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Chip and Moo, Discovering Muscles in 2012

Chip and Moo training for Mr NaturalAre you feeling natural? Are you perhaps feeling very natural, but somehow still not satisfied? Are you looking for a greater natural challenge. If this sounds like you, the Mr Natural Body Building Competition might be just what you’re after. If, on the other hand this sounds a like an utter tool-fest that desperately needs to be ridiculed, rest easy. Chip and Moo are back, planning an all-new assault on the Mr Natural 2012 title. The boys were disappointed with their 2010 “Somewhat Commended” award and have redoubled their efforts, including aromatherapy, hypnotherapy and micro-massage. You can read about Chip and Moo's previous efforts at blackforestradio.com and follow their progress at chipandmoo.com - guaranteed to improve your self-esteem.

Time, it is a-changin'

Image by AZRainmanEarly in 2012, the International Telecommunication Union (ITU) will meet in Geneva to talk about time. Specifically they will be considering a proposal to change the way we keep time, away from Greenwich Mean Time (GMT) and towards the more precise time kept by hundreds of atomic clocks around the world. Why are they considering this? Simply because determining “clock” time by the passing of the sun over any point of the Earth’s surface is inaccurate.

Evolution has tuned us into the rising and setting of the sun and it's tempting to assume that the Earth (and its daily rotation) is constant. It’s not. More . . .

Paper Chase

Image by GiantsFanaticI’ve become more and more disappointed with news media over recent years. I know I’m not alone in this, but a few days ago I asked myself why – what did I really want from the media? I mean it’s very easy to criticise, but could I articulate what the problem is, or – better still – could I offer any solutions. The answer is maybe.

I analysed the morphology of a popular Australian newspaper, which revealed two interesting things. The first was a list of basic newspaper content; the second was a very interesting analysis of the anatomy of the newspaper. Let me explain. More . . .

Think 'til You Drop!

Great Big Science Gig, touring Australia again in AugustMonths ago it occurred to me that I should write a quick post about all the excellent events that are coming up in August, before things get too busy. Unfortunately - perhaps ironically - preparations for all these activities have contributed to a pretty busy couple of months and now things are just about to kick off.

We’re about to head off on this year’s Great Big Science Gig (GBSG) tour, with some new songs and new demos. We’re very happy to back at The Front (Canberra) and at Burnie Civic Centre. This year we’re also performing at The Exford Hotel (Melbourne) the Glasgow Arms Hotel (Sydney) for the first time. GBSG will also appear at 'Ultimo Night of Science', 'Market of the Mind' and 'How Smart Are You'.

Market of the Mind - cerebral, scientific, social and sometimes sillyOn 11 August I will be at QV square in Melbourne, MCing ‘Birdman Sandwich’, part of the ‘Science Sandwich’ program. This will feature successful (and less successful) entrants to the Moomba Birdman Rally and we'll discuss the aeronautics and physics pertinent to jumping off a bridge with a passive, home-made flying suit/system.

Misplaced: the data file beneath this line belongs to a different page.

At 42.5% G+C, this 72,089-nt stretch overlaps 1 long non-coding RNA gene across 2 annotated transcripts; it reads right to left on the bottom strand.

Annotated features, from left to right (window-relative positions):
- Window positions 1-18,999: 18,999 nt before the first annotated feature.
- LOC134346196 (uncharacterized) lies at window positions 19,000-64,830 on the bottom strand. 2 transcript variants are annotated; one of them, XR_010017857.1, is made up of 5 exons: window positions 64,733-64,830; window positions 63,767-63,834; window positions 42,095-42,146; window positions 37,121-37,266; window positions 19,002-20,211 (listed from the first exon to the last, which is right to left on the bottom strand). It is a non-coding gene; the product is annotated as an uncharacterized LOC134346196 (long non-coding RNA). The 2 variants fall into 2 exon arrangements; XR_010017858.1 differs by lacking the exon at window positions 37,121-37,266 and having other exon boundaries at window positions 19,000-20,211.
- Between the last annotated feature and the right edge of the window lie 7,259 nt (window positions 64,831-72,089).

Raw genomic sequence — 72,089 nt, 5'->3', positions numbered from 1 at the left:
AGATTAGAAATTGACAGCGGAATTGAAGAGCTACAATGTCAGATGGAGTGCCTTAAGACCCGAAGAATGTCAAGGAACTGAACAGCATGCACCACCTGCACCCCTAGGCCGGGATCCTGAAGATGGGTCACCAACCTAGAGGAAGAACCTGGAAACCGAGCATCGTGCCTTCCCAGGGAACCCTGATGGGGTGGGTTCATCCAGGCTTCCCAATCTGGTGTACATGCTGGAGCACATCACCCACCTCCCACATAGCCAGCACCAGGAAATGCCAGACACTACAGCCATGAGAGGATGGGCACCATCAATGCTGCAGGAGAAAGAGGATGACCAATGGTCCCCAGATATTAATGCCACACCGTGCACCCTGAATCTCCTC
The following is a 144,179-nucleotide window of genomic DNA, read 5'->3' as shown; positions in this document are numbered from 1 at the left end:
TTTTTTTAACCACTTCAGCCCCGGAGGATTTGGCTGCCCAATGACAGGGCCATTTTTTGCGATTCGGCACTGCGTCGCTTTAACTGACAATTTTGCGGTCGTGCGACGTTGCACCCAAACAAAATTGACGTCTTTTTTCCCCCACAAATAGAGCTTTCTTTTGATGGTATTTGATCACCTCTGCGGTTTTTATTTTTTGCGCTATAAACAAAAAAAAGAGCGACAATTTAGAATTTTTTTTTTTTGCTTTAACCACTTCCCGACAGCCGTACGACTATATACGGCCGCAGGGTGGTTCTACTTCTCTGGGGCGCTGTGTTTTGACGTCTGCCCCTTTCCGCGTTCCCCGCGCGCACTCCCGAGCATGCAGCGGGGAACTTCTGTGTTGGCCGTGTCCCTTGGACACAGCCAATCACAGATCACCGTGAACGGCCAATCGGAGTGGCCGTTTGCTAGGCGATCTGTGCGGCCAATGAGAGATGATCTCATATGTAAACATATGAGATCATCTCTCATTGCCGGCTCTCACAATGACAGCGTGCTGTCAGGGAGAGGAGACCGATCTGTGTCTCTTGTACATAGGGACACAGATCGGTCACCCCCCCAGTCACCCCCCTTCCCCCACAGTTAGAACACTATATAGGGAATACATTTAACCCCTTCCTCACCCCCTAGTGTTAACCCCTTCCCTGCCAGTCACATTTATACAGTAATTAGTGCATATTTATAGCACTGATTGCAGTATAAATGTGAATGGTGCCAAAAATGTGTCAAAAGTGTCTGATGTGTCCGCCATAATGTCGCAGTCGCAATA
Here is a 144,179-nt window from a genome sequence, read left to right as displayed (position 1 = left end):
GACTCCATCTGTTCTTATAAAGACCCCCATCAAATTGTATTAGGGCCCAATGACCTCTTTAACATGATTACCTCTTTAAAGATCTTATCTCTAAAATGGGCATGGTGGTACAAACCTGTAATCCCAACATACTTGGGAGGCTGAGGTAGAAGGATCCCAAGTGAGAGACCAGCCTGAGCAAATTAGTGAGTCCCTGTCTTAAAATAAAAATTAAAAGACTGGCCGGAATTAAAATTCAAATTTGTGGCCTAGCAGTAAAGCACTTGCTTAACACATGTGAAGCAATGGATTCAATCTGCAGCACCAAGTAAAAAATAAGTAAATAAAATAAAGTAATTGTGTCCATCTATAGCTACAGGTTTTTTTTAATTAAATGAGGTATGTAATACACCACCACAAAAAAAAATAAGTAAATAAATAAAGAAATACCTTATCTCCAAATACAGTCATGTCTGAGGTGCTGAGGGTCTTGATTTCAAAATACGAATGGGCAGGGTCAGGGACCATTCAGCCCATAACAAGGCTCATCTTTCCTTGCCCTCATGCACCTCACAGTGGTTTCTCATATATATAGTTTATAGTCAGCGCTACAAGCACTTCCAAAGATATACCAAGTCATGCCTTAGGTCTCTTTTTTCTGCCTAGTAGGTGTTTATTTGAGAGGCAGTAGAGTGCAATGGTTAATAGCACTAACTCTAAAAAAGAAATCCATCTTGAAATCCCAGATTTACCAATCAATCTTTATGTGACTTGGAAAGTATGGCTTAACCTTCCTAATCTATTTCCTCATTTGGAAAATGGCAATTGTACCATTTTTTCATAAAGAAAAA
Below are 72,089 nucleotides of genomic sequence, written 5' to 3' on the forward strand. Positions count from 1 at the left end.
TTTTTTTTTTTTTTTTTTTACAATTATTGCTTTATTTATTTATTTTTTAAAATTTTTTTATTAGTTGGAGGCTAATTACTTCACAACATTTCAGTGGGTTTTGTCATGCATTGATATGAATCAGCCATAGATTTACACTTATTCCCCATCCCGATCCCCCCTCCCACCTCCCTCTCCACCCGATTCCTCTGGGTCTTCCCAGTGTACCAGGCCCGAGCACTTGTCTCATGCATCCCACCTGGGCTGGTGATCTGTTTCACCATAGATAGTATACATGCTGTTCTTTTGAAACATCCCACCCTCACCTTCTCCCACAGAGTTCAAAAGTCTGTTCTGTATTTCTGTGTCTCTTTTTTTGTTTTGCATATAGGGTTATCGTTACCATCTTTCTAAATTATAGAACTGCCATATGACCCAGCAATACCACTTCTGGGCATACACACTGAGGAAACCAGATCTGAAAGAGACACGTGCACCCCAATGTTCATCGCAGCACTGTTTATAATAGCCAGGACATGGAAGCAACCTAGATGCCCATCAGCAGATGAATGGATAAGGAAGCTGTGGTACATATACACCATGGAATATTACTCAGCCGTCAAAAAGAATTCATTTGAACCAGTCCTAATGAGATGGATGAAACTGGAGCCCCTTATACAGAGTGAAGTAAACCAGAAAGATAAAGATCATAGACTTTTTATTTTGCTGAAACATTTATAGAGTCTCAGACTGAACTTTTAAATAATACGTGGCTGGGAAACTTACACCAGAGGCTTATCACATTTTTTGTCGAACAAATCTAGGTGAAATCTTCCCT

I will also be MCing ‘GM Food: A Dinner Discussion, Should GM crops contribute to global food security?’ on 10 August. The issue of food supply and production is a big one, so this should be a absorbing conversation.

Faraday's Candle, touring to Geelong for the first timeI’m also excited that ‘Faraday’s Candle’ will have a short season in Geelong. This time at St Matthew's Church.

Among more than 100 other National Science Week events in Victoria (and more than 750 across Australia) you should also consider 'Living Science at Queen Victoria Market', the 'Raveling the World' exhibition and 'Waiter, Waiter, there's a dye in my soup'. Check out the National Science Week site for more event details and I'll see you there!

Tesla and the Teenage Brain

Nikola Tesla was probably a genius. Even as a youngster he was clever and inventive. He may well have been rather different to modern teenagers, but that does not mean that there is not connection. Tesla was awarded more than 100 patents and is credited with the invention of the first automobile speedometer, fluorescent lighting, alternating current (AC), the radio, the first remote controlled toy (a boat) and wireless electricity (I can’t wait for that to become a household reality – real wireless living). He also invented the rotating magnetic field. This is a magnetic field which changes direction at a constant angular rate.

A rotating magnetic field makes it possible to maintain a homogeneous magnet field. It is based on such a field that MRI (magnetic resonance imaging) machines operate, but it needs to be a really, really strong magnetic field.

This sort of magnetic field is produced and maintained by a superconducting magnet, made up of lots and lots of coiled wire, through which an electric current is passed.

What's all this got to with teenagers? Fair question, keep reading. More . . .